The launch of SpaceX's Eutelsat/ABS mission, on June 15, 2016. (credit: SpaceX)

Four months after a fueling accident led to the loss of a Falcon 9 rocket and its satellite payload, SpaceX said Monday morning that it has concluded an investigation into the incident and submitted its findings to the Federal Aviation Administration. The company also announced a target date of January 8th for a return to flight.

The SpaceX investigation, in concert with the FAA, US Air Force, NASA, and the National Transportation Safety Board, concluded that one of three composite overwrapped pressure vessels, or COPVs, inside the rocket's second stage liquid oxygen tank failed. "Specifically, the investigation team concluded the failure was likely due to the accumulation of oxygen between the COPV liner and overwrap in a void or a buckle in the liner, leading to ignition and the subsequent failure of the COPV," the company stated in an update.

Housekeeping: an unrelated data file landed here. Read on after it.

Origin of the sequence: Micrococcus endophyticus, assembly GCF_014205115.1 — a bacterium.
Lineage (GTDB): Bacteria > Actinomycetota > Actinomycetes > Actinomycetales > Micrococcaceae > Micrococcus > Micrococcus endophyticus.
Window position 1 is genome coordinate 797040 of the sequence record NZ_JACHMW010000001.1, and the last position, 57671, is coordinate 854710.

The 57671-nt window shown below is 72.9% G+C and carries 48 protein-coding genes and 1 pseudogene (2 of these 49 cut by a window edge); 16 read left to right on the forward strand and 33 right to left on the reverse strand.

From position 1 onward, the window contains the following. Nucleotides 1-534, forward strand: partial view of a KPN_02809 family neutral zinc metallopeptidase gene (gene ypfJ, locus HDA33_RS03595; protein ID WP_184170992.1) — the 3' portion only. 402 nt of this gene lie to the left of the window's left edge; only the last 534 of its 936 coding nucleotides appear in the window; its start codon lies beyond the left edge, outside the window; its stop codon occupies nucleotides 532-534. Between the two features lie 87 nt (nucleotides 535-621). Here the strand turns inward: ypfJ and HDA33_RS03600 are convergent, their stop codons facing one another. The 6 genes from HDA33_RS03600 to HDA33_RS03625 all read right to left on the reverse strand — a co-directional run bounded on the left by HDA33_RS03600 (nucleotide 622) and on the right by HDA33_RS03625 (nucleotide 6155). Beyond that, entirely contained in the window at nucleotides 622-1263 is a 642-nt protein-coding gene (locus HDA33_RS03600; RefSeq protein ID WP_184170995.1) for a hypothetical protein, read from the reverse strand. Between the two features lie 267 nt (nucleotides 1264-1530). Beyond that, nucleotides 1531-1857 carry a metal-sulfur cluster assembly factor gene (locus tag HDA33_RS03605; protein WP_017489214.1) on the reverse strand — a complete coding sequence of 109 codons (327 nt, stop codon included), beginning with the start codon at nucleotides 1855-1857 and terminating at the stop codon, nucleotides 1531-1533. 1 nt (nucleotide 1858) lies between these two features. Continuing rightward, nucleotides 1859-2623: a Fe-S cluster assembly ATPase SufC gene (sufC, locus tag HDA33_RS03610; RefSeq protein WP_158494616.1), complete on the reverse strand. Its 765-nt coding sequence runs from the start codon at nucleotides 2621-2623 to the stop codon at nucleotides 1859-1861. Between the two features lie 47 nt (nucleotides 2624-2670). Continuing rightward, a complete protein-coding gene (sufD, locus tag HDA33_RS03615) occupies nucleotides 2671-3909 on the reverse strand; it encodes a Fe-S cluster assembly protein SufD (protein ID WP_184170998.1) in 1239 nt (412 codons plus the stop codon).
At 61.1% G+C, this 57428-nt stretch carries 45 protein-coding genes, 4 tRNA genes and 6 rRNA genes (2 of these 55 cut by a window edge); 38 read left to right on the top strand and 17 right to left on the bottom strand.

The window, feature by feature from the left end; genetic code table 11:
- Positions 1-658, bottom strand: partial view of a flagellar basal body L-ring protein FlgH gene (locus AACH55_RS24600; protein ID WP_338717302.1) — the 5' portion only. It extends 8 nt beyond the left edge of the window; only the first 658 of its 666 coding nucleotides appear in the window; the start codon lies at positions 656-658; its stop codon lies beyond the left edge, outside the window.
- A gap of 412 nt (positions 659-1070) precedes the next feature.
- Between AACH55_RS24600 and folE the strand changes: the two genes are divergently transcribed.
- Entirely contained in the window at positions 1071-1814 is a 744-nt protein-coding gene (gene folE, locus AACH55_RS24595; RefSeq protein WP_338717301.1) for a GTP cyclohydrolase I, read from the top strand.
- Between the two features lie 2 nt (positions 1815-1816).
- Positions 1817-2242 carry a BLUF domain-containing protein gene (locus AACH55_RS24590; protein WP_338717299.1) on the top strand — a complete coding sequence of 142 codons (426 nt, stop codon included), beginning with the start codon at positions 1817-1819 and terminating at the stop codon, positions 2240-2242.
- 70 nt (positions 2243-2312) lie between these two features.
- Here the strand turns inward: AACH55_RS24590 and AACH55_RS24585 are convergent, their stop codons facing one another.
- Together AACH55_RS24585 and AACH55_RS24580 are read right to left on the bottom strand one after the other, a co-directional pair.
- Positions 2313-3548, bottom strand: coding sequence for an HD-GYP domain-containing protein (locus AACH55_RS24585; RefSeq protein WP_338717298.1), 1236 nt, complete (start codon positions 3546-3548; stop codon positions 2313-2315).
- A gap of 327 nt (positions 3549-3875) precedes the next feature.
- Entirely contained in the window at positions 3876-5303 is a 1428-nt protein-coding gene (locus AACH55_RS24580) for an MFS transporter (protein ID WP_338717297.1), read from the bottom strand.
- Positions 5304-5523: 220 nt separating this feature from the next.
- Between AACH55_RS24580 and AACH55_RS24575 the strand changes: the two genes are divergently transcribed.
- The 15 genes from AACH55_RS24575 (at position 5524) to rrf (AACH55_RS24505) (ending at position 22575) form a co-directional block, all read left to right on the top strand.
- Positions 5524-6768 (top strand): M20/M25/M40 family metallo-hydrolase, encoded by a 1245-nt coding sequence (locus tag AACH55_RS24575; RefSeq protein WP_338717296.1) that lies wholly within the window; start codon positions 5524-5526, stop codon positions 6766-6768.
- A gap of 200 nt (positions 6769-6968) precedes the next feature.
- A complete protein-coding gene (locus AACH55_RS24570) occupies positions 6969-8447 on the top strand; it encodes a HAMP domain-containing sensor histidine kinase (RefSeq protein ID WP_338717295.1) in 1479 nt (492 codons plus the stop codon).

COPVs are used in rocketry to contain high pressure fluids and offer a substantial weight savings over all-metal tank designs. In a general sense, a composite simply means a matrix of carbon fibers contained within a resin, which is then wrapped over a pressure barrier. The Falcon 9 rocket uses COPVs that consist of a carbon wrap over an aluminum liner to store cold helium, which in turn is used to maintain tank pressure.

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